App. at 1093, 1777, 1791-92, 2037, 2230. After the 15 minutes lapsed, the police began to fire tear gas and smoke projectiles at the house while the fire department began to squirt water onto the roof of the house to provide cover for the insertion teams. App. at 1043-44, 1778-79, 2230, 2037-38.
A few minutes later, someone in the MOVE house fired shots at the police. App. at 2038, 2230. Muzzle flashes were seen from the bunker atop the roof. App. at 1780-85, 1791, 1797-98, 1826-29, 2038. A massive gun battle followed for at least an hour and a half. App. at 2041, 2230. Meanwhile, the insertion teams had set off several explosions on both sides of the house. App. at 2043-45, 2048-49, 2230. By mid-morning, the fronts of the MOVE house and adjoining houses were damaged heavily. App. at 1616-17, 2230-31. Yet, because they were under heavy gunfire and because the walls of the MOVE house were fortified, the teams could not create usable pathways through which tear gas could be introduced successfully. App. at 959-61, 1878-91, 2043-50, 2230-31. Consequently, the original plan was abandoned and the officers on the insertion teams retreated. As they did so they heard children's voices coming from the basement of the MOVE house. App. at 2051. Still, MOVE members had not given any indication that they would surrender. App. at 2231.
Around 4:00 p.m. that afternoon, Sambor, Brooks, Richmond, and other city officials and police officers, discussed alternative ways to remove the bunker and to proceed against the MOVE members. App. at 971-75, 2060-61, 2231. They also discussed whether to let the situation stand overnight and continue their efforts to execute the warrants the next morning. App. at 977-80, 998, 1004-05. But they determined that they could not wait until morning because it would be too difficult to keep the neighborhood secure through the night due, among other factors, to the darkness and the exhaustion which likely would set in on the officers who had been on duty since the night before. Id. They also believed that MOVE members might escape through tunnels rumored to have been dug under the neighborhood. Id.; app. at 1410-11, 1504, 1666-67.
Accordingly, the officials considered other means to execute the warrants but they rejected all as too dangerous. These included plans to use a crane to remove the bunker, to attack from above the roof, to attack from the front or the back of the house, and to place an explosive in the bunker. App. at 963, 2060-61. The officials then focused on a plan to drop a "satchel charge" onto the bunker from a helicopter to destroy or dislodge the bunker and create a hole in the roof. App. at 1131, 2061-62. The officials discussed the possibility that the explosive could start a fire but they were satisfied that the risk would be negligible. App. at 981, 1011, 1149, 1191, 2061-62. Managing Director Brooks then informed Mayor Goode of the plan to use the explosive, and Mayor Goode approved it.*fn3 App. at 983-84, 1070, 2064-65, 2231. At about the same time, a group of neighbors used a bullhorn to plead with the MOVE members to surrender but received no response. App. at 966-68, 1852-54, 2231.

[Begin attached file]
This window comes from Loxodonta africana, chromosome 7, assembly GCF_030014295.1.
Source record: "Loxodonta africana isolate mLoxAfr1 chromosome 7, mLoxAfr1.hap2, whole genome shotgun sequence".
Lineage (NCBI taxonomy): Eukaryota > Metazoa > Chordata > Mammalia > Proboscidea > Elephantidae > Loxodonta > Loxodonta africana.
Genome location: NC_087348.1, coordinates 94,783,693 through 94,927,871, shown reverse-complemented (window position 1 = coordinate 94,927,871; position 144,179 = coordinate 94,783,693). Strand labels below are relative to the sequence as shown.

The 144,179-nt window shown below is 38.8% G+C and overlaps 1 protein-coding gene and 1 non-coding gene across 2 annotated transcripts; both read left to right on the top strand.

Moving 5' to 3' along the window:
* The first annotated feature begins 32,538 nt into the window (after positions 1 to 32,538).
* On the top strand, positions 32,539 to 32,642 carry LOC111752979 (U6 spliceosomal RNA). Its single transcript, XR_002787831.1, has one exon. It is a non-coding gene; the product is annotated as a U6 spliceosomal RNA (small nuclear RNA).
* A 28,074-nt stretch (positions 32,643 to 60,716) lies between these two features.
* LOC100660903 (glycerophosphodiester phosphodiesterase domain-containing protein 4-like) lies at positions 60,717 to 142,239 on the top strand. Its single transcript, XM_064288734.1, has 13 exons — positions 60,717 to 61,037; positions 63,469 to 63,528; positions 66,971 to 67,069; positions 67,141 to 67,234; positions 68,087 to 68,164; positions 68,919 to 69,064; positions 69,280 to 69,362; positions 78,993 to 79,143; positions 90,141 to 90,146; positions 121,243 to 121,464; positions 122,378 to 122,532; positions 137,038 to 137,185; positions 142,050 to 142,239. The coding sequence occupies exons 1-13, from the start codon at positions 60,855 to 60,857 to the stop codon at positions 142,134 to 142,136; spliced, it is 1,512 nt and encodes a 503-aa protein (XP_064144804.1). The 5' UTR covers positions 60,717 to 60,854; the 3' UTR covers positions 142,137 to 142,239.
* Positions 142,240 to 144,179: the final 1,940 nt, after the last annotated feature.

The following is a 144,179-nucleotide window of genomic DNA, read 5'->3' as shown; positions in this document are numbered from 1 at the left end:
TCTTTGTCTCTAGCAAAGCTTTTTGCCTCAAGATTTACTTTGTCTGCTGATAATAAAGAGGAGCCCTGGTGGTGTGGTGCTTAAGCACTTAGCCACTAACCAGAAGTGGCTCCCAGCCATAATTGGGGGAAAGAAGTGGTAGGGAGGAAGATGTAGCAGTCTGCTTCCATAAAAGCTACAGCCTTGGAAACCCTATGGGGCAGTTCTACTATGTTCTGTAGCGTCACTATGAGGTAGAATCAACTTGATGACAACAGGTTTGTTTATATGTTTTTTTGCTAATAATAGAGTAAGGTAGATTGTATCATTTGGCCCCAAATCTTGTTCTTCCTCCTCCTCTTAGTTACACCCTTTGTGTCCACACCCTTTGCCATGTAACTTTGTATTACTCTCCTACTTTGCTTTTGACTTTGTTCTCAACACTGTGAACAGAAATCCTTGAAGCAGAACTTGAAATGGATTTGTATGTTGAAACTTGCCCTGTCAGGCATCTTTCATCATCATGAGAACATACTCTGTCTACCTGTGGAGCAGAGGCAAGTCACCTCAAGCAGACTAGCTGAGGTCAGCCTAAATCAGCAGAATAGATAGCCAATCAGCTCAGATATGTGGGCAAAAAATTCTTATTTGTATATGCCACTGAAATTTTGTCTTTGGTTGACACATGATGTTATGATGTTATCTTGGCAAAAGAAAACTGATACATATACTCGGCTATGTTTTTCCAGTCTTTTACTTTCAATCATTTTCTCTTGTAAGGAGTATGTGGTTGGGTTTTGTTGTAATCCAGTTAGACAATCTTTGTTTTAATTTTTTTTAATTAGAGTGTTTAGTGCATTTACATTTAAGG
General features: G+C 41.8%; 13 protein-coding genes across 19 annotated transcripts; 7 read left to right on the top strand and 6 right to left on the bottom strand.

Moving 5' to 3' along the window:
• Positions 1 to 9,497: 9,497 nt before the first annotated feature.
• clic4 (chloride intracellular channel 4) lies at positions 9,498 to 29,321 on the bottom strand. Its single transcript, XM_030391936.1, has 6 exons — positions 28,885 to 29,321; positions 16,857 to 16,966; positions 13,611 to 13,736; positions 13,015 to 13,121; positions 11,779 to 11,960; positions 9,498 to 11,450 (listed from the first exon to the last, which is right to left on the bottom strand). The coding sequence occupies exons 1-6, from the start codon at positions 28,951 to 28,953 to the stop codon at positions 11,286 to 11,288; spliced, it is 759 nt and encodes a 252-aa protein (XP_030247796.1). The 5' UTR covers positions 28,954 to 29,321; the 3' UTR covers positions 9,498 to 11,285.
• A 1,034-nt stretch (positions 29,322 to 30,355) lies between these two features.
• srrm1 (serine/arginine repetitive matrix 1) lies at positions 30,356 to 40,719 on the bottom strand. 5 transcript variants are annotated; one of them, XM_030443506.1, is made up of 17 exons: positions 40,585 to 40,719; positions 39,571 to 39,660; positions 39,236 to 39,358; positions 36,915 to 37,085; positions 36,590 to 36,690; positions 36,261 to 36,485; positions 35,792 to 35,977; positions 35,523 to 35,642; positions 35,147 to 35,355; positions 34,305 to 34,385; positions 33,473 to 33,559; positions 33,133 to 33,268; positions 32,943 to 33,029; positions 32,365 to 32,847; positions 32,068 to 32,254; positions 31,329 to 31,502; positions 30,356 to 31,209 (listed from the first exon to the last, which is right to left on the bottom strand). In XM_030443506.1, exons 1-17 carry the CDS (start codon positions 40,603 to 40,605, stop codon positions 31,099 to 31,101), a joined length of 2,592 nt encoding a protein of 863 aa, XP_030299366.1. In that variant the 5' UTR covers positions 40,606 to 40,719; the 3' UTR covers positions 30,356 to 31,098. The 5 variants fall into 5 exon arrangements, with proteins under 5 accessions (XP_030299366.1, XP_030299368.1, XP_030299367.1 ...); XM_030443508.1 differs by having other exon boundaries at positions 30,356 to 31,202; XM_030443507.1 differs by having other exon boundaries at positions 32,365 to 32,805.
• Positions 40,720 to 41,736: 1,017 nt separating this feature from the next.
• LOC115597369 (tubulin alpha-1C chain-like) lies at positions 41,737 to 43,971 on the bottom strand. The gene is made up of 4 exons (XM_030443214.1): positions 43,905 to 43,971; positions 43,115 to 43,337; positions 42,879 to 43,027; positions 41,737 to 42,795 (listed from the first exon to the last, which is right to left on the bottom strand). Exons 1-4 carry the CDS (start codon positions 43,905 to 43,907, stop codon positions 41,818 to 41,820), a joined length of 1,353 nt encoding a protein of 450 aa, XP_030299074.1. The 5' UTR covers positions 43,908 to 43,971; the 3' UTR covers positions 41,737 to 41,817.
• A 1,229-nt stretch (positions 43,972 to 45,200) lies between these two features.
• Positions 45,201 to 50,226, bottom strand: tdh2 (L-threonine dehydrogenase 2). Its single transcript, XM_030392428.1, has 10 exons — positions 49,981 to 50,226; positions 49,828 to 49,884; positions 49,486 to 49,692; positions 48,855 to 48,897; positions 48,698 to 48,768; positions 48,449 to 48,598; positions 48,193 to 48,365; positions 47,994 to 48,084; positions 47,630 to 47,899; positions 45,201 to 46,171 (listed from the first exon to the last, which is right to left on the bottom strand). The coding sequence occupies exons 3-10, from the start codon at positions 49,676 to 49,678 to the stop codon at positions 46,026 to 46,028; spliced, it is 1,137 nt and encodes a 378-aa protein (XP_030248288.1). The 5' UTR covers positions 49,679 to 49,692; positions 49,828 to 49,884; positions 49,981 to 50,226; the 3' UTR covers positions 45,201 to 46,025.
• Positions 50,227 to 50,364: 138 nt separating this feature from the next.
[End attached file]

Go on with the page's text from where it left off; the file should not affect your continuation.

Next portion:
The plan to use the explosive went forward. App. at 2231. Klein constructed the device and Powell dropped it on the roof of the MOVE house from a helicopter operated by state troopers Richard Reed and Morris Demsko. App. at 2068, 2231. Rather than destroying the bunker, however, the satchel seems to have missed it entirely. App. at 1622-23, 2058.
Goode watched the explosion on television in his City Hall office, Brooks and Sambor observed it from the balcony of a nearby building, and Richmond saw it from Osage Avenue. Id. at 1156, 2097. Brooks described his observations as follows:
I observed an explosion that was from our [vantage point,] a dust ball, in other words a smoke ball. . . . It blew wood in all directions. Then it was very -- then the smoke rose. It was a very light gray smoke, as the smoke rose away from it, the helicopter was flying above it, and we could see nothing there but a hole in the roof.
Shortly after the explosion, observers saw a fire on the roof. App. at 988. There is evidence that a detonation caused the fire by igniting combustible liquid vapor. App. at 2058, 2311. Commissioner Sambor, who now was on Osage Avenue with Commissioner Richmond, then asked Richmond, "if we let the roof burn to get the bunker could we then subsequent to that control the fire?" App. at 1072-73. Sambor testified:
I wanted to get the bunker. I wanted to be able to somehow have tactical superiority without sacrificing any lives if it were at all possible. And in that vein I asked him -- I'm a police officer. I am not a fire fighter. I asked him for his concurrence, that if we let the roof burn to get the bunker, could we then control the fire. And whatever the response was, it was in the affirmative.
App. at 1073. Richmond's testimony corroborates this:
I told him essentially that, that I thought we could contain the spread at that point. He said, 'Let's let the bunker burn to eliminate that high ground advantage and the tactical advantage of the bunker,' and I said, 'Okay' . . . . He made the recommendation, . . . and I concurred.